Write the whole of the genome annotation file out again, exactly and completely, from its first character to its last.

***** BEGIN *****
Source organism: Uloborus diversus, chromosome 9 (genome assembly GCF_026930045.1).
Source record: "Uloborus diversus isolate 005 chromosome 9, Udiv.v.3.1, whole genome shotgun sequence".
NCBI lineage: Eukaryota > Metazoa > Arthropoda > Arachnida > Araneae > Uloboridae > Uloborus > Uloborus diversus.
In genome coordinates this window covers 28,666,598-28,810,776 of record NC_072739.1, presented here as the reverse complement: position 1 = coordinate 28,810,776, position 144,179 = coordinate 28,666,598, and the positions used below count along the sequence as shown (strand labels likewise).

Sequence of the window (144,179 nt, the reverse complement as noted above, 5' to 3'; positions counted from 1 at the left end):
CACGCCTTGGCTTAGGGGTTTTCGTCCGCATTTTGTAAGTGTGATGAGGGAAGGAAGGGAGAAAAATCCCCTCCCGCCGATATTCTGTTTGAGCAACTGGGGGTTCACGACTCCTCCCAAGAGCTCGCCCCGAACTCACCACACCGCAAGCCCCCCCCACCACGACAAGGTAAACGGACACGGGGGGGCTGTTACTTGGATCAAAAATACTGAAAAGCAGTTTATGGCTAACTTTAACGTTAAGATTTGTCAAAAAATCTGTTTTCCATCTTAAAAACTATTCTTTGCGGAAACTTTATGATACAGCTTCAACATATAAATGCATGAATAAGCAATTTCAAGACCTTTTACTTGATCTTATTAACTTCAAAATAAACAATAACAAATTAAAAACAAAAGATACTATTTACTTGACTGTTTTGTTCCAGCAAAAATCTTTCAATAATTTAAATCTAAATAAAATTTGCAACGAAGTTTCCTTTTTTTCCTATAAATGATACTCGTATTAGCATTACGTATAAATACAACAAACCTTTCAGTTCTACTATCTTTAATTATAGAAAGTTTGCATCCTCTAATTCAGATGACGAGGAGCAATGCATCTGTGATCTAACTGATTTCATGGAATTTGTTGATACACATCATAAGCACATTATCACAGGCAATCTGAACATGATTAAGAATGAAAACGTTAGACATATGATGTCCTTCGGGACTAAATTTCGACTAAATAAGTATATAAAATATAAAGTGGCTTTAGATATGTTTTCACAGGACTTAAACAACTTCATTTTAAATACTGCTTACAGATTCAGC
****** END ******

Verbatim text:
Source organism: Uloborus diversus, chromosome 9 (genome assembly GCF_026930045.1).
Source record: "Uloborus diversus isolate 005 chromosome 9, Udiv.v.3.1, whole genome shotgun sequence".
NCBI lineage: Eukaryota > Metazoa > Arthropoda > Arachnida > Araneae > Uloboridae > Uloborus > Uloborus diversus.
In genome coordinates this window covers 28,666,598-28,810,776 of record NC_072739.1, presented here as the reverse complement: position 1 = coordinate 28,810,776, position 144,179 = coordinate 28,666,598, and the positions used below count along the sequence as shown (strand labels likewise).

Sequence of the window (144,179 nt, the reverse complement as noted above, 5' to 3'; positions counted from 1 at the left end):
CACGCCTTGGCTTAGGGGTTTTCGTCCGCATTTTGTAAGTGTGATGAGGGAAGGAAGGGAGAAAAATCCCCTCCCGCCGATATTCTGTTTGAGCAACTGGGGGTTCACGACTCCTCCCAAGAGCTCGCCCCGAACTCACCACACCGCAAGCCCCCCCCACCACGACAAGGTAAACGGACACGGGGGGGCTGTTACTTGGATCAAAAATACTGAAAAGCAGTTTATGGCTAACTTTAACGTTAAGATTTGTCAAAAAATCTGTTTTCCATCTTAAAAACTATTCTTTGCGGAAACTTTATGATACAGCTTCAACATATAAATGCATGAATAAGCAATTTCAAGACCTTTTACTTGATCTTATTAACTTCAAAATAAACAATAACAAATTAAAAACAAAAGATACTATTTACTTGACTGTTTTGTTCCAGCAAAAATCTTTCAATAATTTAAATCTAAATAAAATTTGCAACGAAGTTTCCTTTTTTTCCTATAAATGATACTCGTATTAGCATTACGTATAAATACAACAAACCTTTCAGTTCTACTATCTTTAATTATAGAAAGTTTGCATCCTCTAATTCAGATGACGAGGAGCAATGCATCTGTGATCTAACTGATTTCATGGAATTTGTTGATACACATCATAAGCACATTATCACAGGCAATCTGAACATGATTAAGAATGAAAACGTTAGACATATGATGTCCTTCGGGACTAAATTTCGACTAAATAAGTATATAAAATATAAAGTGGCTTTAGATATGTTTTCACAGGACTTAAACAACTTCATTTTAAATACTGCTTACAGATTCAGC